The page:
What is Pu-erh Tea? Part 3 - The science of tea fermentation
In this third part of our series on Pu-erh tea we look into the fermentation in pu-erh tea a little closely and the changes it brings about in post-fermented teas.
Fermentation and Recipes
So what exactly causes the tea to ferment in pu-erh and what does that process do to the tea? We are often times asked this question. Also the question how kombucha is different than pu-erh often arises because kombucha is also a fermented form of tea.
The fermentation in pu-erh is initiated when the tea is steamed and compacted. Microorganisms start growing in the tea leaves due to the moisture trapped in the cake. These bacteria and fungi react with the chemicals in the tea, producing different flavors while also changing the chemical composition of the tea.
The fermentation that undergoes in the pu-erh tea is "solid state fermentation," as opposed to kombucha where the fermentation happens in a liquid triggered off by a symbiotic culture of bacteria and yeast (SCOBY). Aspergillus niger, a fungus, is the predominant microbe found in both sheng and shu pu erh. Aspergillus niger is considered to be a "industrial fungus" because it is also cultured to produce substances like citric acid, gluconic acid, high-fructose corn syrup, and pectinases. The latter is used for cider and wine clarification.
While Aspergillus niger is relatively found more in shu pu-erh, research has uncovered in sheng pu-erh a yet underdetermined species of Aspergillus fungus in higher concentration. Other microbial members included Penicillium, Rhizopus, Saccharomyces, Actinoplane, Streptomyces and Bacterium.
The 2016 study "The Microbiome and Metabolites in Fermented Pu-erh Tea as Revealed by High-Throughput Sequencing and Quantitative Multiplex Metabolite Analysis "* also had some interesting findings:
- Fungal diversity is higher in fresh tea leaves than in pu-erh, while bacterial presence is more in pu-erh than in fresh tea leaves.
- More bacterial diversity in sheng pu-erh than shu.
- Aged sheng has the same amount of fungal and bacterial community as a new shu pu-erh. (The researchers were comparing a 28 year old sheng).
- The microbial community does not change much between a new and an old shu. Which means shu pu-erh may not necessarily benefit from aging.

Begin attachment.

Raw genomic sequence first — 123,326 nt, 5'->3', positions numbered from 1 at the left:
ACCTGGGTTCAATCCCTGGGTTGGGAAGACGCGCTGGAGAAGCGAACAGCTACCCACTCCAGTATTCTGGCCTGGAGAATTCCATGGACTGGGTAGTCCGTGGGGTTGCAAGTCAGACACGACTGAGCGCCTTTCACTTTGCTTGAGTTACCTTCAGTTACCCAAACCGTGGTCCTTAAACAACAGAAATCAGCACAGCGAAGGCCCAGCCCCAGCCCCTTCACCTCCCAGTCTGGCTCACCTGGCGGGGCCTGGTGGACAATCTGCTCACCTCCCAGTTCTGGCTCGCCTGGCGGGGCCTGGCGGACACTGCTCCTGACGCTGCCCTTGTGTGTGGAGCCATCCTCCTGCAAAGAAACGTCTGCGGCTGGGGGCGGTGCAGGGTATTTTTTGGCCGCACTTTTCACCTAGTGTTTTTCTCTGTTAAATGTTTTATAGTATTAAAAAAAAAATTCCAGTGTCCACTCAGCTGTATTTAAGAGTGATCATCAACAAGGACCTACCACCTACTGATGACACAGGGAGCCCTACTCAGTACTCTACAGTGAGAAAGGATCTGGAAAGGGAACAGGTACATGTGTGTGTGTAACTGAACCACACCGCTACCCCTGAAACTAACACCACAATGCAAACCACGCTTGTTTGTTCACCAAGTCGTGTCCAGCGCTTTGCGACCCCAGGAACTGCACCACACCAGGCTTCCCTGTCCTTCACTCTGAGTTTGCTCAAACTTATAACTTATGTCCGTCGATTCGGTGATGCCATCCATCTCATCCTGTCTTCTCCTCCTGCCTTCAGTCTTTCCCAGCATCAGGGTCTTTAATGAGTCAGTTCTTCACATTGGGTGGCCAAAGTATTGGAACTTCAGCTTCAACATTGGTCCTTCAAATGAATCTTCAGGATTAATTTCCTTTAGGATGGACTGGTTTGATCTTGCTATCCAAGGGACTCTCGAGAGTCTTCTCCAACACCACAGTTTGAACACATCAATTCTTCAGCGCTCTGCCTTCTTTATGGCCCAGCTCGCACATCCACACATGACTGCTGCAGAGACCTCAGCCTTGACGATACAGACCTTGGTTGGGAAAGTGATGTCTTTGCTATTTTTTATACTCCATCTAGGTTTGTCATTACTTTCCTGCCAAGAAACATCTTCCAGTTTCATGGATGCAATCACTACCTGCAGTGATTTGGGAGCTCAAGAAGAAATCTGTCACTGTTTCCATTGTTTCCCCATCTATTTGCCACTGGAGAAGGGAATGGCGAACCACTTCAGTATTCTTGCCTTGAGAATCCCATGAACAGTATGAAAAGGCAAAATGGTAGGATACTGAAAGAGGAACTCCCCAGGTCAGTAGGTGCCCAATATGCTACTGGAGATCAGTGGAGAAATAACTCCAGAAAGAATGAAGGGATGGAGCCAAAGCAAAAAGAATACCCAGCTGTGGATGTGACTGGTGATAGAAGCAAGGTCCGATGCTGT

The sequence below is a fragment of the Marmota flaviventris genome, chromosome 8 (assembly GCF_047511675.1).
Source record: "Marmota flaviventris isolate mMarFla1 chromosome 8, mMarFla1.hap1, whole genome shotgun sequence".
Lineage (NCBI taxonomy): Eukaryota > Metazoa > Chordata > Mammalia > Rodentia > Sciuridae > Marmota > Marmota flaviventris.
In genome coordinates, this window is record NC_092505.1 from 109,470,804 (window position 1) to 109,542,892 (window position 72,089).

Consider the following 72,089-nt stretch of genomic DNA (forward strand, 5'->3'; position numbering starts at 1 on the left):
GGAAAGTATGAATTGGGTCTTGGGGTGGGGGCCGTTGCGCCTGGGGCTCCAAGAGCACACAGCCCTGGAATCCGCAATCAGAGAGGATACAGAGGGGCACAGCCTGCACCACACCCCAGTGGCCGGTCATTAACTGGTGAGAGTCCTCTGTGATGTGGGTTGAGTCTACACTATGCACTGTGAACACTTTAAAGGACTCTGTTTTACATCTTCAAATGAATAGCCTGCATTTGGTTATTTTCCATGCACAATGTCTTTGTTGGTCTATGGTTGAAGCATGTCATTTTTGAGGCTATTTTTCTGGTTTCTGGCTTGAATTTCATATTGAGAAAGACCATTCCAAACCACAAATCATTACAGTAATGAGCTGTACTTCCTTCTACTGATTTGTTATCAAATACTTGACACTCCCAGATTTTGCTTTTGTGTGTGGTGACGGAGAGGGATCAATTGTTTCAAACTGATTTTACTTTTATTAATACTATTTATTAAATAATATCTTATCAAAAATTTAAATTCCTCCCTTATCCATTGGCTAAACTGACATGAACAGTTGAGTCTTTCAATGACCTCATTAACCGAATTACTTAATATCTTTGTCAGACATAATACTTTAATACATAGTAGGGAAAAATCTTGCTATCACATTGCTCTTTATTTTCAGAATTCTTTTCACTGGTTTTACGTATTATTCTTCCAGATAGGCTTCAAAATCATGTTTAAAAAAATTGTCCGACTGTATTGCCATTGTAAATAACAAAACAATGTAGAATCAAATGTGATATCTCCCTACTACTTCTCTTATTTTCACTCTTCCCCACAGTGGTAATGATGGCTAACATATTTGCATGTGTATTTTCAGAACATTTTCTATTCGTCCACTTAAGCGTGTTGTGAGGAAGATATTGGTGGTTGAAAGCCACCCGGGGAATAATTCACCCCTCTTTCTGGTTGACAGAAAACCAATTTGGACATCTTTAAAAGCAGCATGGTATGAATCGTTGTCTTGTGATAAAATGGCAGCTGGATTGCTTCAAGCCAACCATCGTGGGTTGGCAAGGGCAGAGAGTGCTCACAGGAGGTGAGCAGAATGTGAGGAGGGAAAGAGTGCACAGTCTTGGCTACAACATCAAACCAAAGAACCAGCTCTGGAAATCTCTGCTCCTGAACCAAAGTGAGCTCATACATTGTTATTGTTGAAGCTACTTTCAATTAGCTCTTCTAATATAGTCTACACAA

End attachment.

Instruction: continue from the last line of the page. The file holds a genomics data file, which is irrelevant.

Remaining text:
- Some of the microbes found in pu-erh are potentially toxic although the toxins themselves were not found in prepared tea. It is advisable to rinse the tea once before using it.
Traditionally, pu-erh specially the ripe variety is thought to be very good for digestion. People in Asia, where pu-erh is popular, often drink shu with rich food like dumplings. Also pu-erh fans believe that both varieties of the tea impart a benefit at a more psychic level - triggering off a "qi" effect, where a warm fuzzy sensation can be felt in various parts of your body. Some describe it as a kind of a high.
Another scientific study identified statins, popular medicine against coronary diseases, in pu-erh.
Pu-erh cakes come with a number printed on their wrapper. This number which is consists of 4 digits is called the "recipe." The first two numbers indicate the year, the third number leaf grade and the last number denotes the factory where it came from. For example our 2006 Feng Qing Raw Pu-erh Tea comes with recipe number 7813. This means the first production of this recipe took place in 1978. The grade of leaf used is 1 and it comes from factory number 3 or Xiaguan Tea Factory.
The most famous and sought after recipe number is 7542. A blend that started in 1975, with grade 4 leaves and made by factory number 2, which is Menghai tea factory.
There are 10 and more grades of leaf for making pu-erh. Although the higher grade means more larger and broken leaves, it is not a consistent system and does not reflect on the quality of the tea.
As for the factory and its corresponding numbers they run as below.
- Kunming Tea Factory
- Menghai Tea Factory
- Xiaguan Tea Factory
- Lan Cang Tea Factory or Feng Qing Tea Factory
- Pu-erh Tea Factory
- Six Famous Tea Mountain Factory
- Unknown/not specified
- Haiwan Tea Factory and Long Shen Tea Factory
*The Microbiome and Metabolites in Fermented Pu-erh Tea as Revealed by High-Throughput Sequencing and Quantitative Multiplex Metabolite Analysis. - Yongjie Zhang, Ida Skaar, Michael Sulyok, Xingzhong Liu, Mingyong Rao,and John W. Taylor
**Effect of microbial fermentation on content of statin, GABA, and polyphenols in Pu-Erh tea. - Jeng KC1, Chen CS, Fang YP, Hou RC, Chen YS.